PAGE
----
The method of the present invention may be implemented in several ways including the circuitry set out above. The method contemplates making a determination of tape pack diameter by observing the transient response of the servomotor during acceleration. The transient servomotor response is a function of net tape pack inertia which is related to the tape pack diameter as set out above. Once the reel hub has been attached to the servomotor spindle the steps of the method include (1) applying a step voltage to the servomotor; (2) detecting the transient response of the servomotor to the applied step voltage, i.e., the angular acceleration or response of servomotor angular velocity as a function of time; (3) comparing the transient response with a reference response for a known diameter tape pack to determine tape pack diameter in accordance with the relationship set out above. Knowledge of the tape pack diameter may be used in a feedback loop for various purposes; for example when the method of the present invention is used to accomplish a rapid self-threading operation the following step is added (4) increasing servomotor voltage in inverse proportion to tape pack diameter to effect delivery of tape at a linear tape speed approaching the maximum safe linear tape speed. Since the reverse of the method set out above is also within the scope of the present invention the steps of the method for the deceleration case include (1) removing a step voltage from a servomotor; (2) detecting the transient response of the servomotor to the removed step voltage, i.e., the angular deceleration or response of angular velocity as a function of time; and (3) comparing the transient response with a reference response for a known diameter tape pack to determine tape pack diameter in accordance with the relationships set out above. Under either acceleration or deceleration a direct visual readout of tape pack diameter may also be obtained or a value for linear tape speed derived from tape pack diameter and servomotor angular velocity may be used as a coarse check on a prerecorded clocking pulse.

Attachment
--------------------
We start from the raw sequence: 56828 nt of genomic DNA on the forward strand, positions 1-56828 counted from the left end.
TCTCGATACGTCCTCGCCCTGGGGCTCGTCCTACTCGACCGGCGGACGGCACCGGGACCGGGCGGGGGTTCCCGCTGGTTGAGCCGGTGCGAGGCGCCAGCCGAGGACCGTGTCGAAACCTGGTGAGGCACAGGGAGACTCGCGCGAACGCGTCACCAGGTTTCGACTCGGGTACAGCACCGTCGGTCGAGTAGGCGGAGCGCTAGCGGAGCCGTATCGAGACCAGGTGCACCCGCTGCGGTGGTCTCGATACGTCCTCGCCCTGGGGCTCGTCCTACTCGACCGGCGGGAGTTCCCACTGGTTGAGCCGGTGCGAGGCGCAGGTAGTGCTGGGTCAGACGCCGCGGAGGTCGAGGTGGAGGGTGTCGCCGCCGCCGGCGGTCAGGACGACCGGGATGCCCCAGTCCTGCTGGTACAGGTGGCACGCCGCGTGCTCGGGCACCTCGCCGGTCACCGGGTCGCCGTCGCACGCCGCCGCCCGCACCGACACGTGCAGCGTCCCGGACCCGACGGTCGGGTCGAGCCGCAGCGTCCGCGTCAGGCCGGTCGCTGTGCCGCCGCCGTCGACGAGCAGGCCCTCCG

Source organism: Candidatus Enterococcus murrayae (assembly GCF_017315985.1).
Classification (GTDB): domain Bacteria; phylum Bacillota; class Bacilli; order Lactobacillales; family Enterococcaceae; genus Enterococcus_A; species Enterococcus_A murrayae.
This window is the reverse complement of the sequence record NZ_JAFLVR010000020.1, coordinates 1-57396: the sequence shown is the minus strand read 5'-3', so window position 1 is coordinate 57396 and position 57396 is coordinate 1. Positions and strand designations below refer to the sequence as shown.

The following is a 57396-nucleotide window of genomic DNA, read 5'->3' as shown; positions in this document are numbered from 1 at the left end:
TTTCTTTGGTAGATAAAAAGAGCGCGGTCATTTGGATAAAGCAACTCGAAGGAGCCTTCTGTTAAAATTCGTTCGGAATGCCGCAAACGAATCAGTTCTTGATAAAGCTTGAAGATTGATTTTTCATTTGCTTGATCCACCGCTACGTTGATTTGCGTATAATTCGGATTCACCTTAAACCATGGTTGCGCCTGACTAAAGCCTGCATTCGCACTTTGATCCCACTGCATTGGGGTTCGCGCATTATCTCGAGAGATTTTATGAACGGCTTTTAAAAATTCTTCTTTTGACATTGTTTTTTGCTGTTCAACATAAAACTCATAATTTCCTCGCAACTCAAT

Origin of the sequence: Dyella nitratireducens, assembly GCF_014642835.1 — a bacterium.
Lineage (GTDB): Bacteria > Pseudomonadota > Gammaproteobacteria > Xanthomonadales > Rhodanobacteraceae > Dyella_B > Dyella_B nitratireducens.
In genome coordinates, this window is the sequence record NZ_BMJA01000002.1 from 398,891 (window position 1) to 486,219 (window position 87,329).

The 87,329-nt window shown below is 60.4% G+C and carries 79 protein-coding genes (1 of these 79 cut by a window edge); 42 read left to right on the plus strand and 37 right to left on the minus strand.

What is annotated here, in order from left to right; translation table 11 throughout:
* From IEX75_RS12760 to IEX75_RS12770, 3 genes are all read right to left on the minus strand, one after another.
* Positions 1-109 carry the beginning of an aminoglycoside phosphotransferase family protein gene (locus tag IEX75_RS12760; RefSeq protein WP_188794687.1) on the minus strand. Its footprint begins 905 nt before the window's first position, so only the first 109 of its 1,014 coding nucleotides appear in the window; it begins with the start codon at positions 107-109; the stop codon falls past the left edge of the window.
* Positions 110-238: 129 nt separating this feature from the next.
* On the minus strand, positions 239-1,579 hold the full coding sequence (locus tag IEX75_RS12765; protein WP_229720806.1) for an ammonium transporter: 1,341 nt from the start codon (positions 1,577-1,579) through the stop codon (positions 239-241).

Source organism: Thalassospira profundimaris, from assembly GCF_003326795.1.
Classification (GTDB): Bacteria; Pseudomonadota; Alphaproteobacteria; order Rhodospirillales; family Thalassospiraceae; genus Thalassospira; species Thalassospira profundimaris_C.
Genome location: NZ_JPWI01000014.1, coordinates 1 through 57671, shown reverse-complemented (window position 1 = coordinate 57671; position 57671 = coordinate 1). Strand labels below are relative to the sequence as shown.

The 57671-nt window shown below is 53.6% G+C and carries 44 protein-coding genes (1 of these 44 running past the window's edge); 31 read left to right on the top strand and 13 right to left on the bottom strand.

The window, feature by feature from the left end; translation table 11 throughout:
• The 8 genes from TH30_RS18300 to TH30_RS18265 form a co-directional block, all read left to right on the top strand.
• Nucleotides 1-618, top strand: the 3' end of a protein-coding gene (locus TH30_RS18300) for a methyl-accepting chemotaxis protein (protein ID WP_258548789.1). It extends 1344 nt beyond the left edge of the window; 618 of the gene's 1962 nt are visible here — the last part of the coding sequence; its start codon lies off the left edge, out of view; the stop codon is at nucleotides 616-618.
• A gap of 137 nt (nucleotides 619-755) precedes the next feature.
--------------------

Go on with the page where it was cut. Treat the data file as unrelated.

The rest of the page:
While specific embodiments of the present invention have been described herein the invention is intended to be limited solely by the scope and spirit of the appended claims.
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|U.S. Classification||242/357, G9B/27.022, G9B/15.073, G9B/15.085, G9B/27.051, G9B/27.024, G9B/15.075|
|International Classification||G11B15/54, G11B27/34, G11B15/46, G01B7/12, G11B15/58, G11B27/13, G11B27/17, G11B15/02, B65H26/08, G11B15/67, G11B15/665|
|Cooperative Classification||G11B2220/90, G11B15/58, G11B15/54, G11B27/13, G01B7/12, G11B27/34, G11B15/665, G11B27/17|
|European Classification||G11B15/58, G11B27/34, G11B15/54, G01B7/12, G11B15/665, G11B27/13, G11B27/17|
|Nov 30, 1992||AS||Assignment|
Owner name: AMPEX SYSTEMS CORPORATION A DE CORP., CALIFORNIA
Free format text: ASSIGNMENT OF ASSIGNORS INTEREST.;ASSIGNOR:AMPEX CORPORATION A CORPORATION OF CALIFORNIA;REEL/FRAME:006334/0371
Effective date: 19920724